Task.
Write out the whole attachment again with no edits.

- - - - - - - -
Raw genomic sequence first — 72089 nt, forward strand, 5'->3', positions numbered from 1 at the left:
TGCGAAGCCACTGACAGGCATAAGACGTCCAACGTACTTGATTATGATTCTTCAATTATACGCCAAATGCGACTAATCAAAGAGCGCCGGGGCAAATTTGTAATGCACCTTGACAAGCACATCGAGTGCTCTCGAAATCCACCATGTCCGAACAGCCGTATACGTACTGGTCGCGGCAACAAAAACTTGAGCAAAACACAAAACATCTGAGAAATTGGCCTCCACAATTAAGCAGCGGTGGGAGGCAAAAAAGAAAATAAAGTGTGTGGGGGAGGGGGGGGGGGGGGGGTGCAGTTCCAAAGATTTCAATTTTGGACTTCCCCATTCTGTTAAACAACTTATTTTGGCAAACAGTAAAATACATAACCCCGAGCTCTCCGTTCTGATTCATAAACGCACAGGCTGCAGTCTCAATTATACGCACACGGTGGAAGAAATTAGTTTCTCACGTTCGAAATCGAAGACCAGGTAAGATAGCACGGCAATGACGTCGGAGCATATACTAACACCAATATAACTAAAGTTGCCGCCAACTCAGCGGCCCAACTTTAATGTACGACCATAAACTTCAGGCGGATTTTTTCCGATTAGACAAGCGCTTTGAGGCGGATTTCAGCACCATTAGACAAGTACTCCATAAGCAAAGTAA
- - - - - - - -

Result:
Raw genomic sequence first — 72089 nt, forward strand, 5'->3', positions numbered from 1 at the left:
TGCGAAGCCACTGACAGGCATAAGACGTCCAACGTACTTGATTATGATTCTTCAATTATACGCCAAATGCGACTAATCAAAGAGCGCCGGGGCAAATTTGTAATGCACCTTGACAAGCACATCGAGTGCTCTCGAAATCCACCATGTCCGAACAGCCGTATACGTACTGGTCGCGGCAACAAAAACTTGAGCAAAACACAAAACATCTGAGAAATTGGCCTCCACAATTAAGCAGCGGTGGGAGGCAAAAAAGAAAATAAAGTGTGTGGGGGAGGGGGGGGGGGGGGGGTGCAGTTCCAAAGATTTCAATTTTGGACTTCCCCATTCTGTTAAACAACTTATTTTGGCAAACAGTAAAATACATAACCCCGAGCTCTCCGTTCTGATTCATAAACGCACAGGCTGCAGTCTCAATTATACGCACACGGTGGAAGAAATTAGTTTCTCACGTTCGAAATCGAAGACCAGGTAAGATAGCACGGCAATGACGTCGGAGCATATACTAACACCAATATAACTAAAGTTGCCGCCAACTCAGCGGCCCAACTTTAATGTACGACCATAAACTTCAGGCGGATTTTTTCCGATTAGACAAGCGCTTTGAGGCGGATTTCAGCACCATTAGACAAGTACTCCATAAGCAAAGTAA